Emma Raducanu powers past Maria Sakkari to reach Wimbledon last 16

History does not repeat itself, but it often rhymes. And for Emma Raducanu, this year’s Wimbledon is increasingly carrying echoes of the greatest moment of her young life.

Over the past few days the draw has opened up for the 21-year-old Briton like the Red Sea before Moses – just as it did when she won the US Open as a 1,000-1 outsider in 2021. Incredibly she is not scheduled to meet another seed until next Thursday’s semi-finals. On Friday, Raducanu also found Maria Sakkari barring her path – just as she did in New York. And once again she blasted her out of sight. The Greek was the ninth seed here but had no answer as Raducanu gave a display of counterpunching to make Floyd Mayweather purr before winning 6-2, 6-3 in 91 minutes.

An omen? Why not? For this was staggering stuff – especially given that Raducanu has largely been in the tennis wilderness since her stunning grand slam success three years ago. “Today was really up there with the most fun I have had on a tennis court,” she said afterwards. “I really enjoyed every single moment.

“I was telling myself you don’t know how many times you are going to get the chance in your life to play in front of a full Centre Court, so I’m really grateful for the support.”

Raducanu’s reward is a last-16 match against the qualifier Lulu Sun, the world No 123 from New Zealand. Win that and she will face either Donna Vekic, the world No 37, or Paula Badosa, currently ranked 93rd after major injury troubles. No match at Wimbledon is easy. But some are less difficult than others.

Meanwhile, two statistics told the story of Friday’s match. Sakkari had seven break points and didn’t take one, while Raducanu had nine and was successful five times.

The other staggering number? Sakkari hit 31 unforced errors while Raducanu had 13. That proved to be the key to the match. Sakkari had the bigger forehand but Raducanu absorbed the blows, made her opponent play extra shots and induced numerous errors. And time and again when the pressure was highest, Raducanu’s resolve only hardened.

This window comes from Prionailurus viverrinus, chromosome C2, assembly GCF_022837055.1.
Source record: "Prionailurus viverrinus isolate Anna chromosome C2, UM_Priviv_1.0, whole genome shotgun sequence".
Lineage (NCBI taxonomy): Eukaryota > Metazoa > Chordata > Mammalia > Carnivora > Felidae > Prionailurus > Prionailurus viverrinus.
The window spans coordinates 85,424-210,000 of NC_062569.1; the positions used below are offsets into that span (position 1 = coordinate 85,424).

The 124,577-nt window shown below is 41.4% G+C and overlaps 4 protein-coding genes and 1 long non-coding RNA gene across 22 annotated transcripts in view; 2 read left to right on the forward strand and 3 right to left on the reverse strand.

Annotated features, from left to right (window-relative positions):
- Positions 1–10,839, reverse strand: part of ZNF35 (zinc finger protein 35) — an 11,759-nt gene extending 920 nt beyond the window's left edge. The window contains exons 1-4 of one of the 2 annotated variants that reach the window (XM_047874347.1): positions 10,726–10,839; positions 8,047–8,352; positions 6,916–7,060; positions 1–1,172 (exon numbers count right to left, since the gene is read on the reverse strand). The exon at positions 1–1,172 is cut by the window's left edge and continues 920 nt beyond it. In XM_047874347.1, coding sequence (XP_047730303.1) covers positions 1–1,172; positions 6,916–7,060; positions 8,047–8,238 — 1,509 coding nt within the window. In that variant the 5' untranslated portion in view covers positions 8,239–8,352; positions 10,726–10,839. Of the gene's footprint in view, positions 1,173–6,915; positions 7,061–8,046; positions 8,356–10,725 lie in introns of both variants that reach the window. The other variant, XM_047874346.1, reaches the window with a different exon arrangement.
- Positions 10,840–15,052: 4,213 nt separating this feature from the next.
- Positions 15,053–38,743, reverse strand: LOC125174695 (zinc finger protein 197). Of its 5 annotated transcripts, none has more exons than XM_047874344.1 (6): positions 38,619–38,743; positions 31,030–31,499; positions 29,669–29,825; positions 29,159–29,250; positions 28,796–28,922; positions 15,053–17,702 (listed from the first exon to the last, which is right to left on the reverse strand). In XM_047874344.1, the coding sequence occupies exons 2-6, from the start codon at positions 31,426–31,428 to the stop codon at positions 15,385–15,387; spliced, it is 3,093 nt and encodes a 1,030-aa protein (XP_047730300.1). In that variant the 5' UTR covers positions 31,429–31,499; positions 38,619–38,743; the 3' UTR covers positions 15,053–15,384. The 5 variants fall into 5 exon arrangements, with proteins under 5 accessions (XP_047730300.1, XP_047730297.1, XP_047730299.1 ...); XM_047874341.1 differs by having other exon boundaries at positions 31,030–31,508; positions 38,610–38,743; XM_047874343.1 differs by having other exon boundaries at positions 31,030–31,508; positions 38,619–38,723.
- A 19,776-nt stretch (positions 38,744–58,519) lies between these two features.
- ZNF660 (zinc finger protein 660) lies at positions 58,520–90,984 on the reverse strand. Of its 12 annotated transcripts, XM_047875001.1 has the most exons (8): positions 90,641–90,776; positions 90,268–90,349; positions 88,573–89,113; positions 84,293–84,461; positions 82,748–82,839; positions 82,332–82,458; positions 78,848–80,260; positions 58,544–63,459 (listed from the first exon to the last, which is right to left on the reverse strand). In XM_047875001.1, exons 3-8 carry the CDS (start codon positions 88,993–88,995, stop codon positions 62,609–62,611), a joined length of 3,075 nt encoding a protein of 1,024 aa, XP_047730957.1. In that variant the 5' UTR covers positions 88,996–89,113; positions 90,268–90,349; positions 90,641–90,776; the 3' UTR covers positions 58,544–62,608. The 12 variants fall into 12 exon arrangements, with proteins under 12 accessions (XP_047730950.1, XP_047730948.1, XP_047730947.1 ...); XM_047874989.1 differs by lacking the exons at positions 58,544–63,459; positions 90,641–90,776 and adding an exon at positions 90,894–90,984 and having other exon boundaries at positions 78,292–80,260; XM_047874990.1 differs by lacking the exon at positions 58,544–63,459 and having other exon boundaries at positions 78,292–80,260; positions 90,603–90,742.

“I’m most proud of how focused and determined I was in every single point, in every single moment,” she said. “Maria is a top-10 opponent. In a way I came in with a free swing. But she is so tough, she has amazing weapons. I knew I had to battle. You just have to play every point like it could be your last, not to be dramatic.”

Emma Raducanu’s resurgence after form and fitness issues has been remarkable. Photograph: Isabel Infantes/Reuters

Watching Raducanu play, it seemed extraordinary that it was barely two months ago she said she was “mentally and emotionally” exhausted after losing to the world No 82 María Lourdes Carlé in Madrid. Or that she missed the French Open. Or that since her success in New York, she has flailed around the circuit, and struggled with wrist and ankle injuries. Here she was sensational.

Raducanu had been kept waiting by the four-hour epic between Carlos Alcaraz and Frances Tiafoe, and Centre Court was only half full when the match got under way. But it didn’t seem to bother her as she broke immediately.

Sakkari is known as a nervy player and it showed as she blew a 40-15 lead in the opening game with a series of errors and a double fault. History then repeated itself in the second game as Sakkari went 15-40 up on Raducanu’s serve, only to throw it away again.

Raducanu was playing so sweetly it was a shock to see her miss an easy overhead to break again at 3-1. But it didn’t matter. A brilliant topspin lob helped her go 5-2 up and the first set was sealed in 44 minutes The No 9 seed was continuing to attack but Raducanu kept making her play one extra ball time and again – much to Sakkari’s frustration.

After losing her serve to go down 2-1 in the second set, Sakkari got an extraordinary piece of luck as a defensive shot landed on the net cord and flobbed over the net in her favour. But Raducanu didn’t flinch. She won the next two points to move 3-1 up.

The match then went on serve until Raducanu was 5-3 up in the second set. Sakkari was able to save two match points, but on the third a final error proved decisive.

The bonfire of seeds in her quarter – including the pre-tournament favourite Aryna Sabalenka, Ekaterina ­Alexandrova, Zheng Qinwen and Mirra Andreeva on the first day – continued on Friday with Daria Kasatkina and Dayana Yastremska also going out.

Next Raducanu will play Sun, who became the first New Zealander in 13 years to defeat a top-100 player in a singles match when she beat the world No 8 Zheng on Monday. But facing Raducanu in front of an increasingly expectant Centre Court will be another matter entirely.

The Guardian

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